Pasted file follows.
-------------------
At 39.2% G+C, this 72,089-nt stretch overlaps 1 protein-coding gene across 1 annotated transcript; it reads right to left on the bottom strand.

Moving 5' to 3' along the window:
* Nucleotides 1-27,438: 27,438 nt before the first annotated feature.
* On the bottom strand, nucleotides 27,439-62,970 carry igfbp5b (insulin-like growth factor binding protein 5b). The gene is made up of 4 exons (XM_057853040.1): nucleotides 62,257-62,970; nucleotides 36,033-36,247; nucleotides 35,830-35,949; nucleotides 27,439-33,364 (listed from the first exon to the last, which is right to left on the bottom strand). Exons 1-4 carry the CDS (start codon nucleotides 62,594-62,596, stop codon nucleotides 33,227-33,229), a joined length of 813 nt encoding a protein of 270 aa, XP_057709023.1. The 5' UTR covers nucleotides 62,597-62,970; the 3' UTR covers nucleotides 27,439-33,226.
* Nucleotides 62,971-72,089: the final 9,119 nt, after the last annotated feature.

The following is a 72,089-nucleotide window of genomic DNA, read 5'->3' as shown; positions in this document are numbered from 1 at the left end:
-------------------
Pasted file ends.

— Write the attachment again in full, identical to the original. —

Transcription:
At 39.2% G+C, this 72,089-nt stretch overlaps 1 protein-coding gene across 1 annotated transcript; it reads right to left on the bottom strand.

Moving 5' to 3' along the window:
* Nucleotides 1-27,438: 27,438 nt before the first annotated feature.
* On the bottom strand, nucleotides 27,439-62,970 carry igfbp5b (insulin-like growth factor binding protein 5b). The gene is made up of 4 exons (XM_057853040.1): nucleotides 62,257-62,970; nucleotides 36,033-36,247; nucleotides 35,830-35,949; nucleotides 27,439-33,364 (listed from the first exon to the last, which is right to left on the bottom strand). Exons 1-4 carry the CDS (start codon nucleotides 62,594-62,596, stop codon nucleotides 33,227-33,229), a joined length of 813 nt encoding a protein of 270 aa, XP_057709023.1. The 5' UTR covers nucleotides 62,597-62,970; the 3' UTR covers nucleotides 27,439-33,226.
* Nucleotides 62,971-72,089: the final 9,119 nt, after the last annotated feature.

The following is a 72,089-nucleotide window of genomic DNA, read 5'->3' as shown; positions in this document are numbered from 1 at the left end: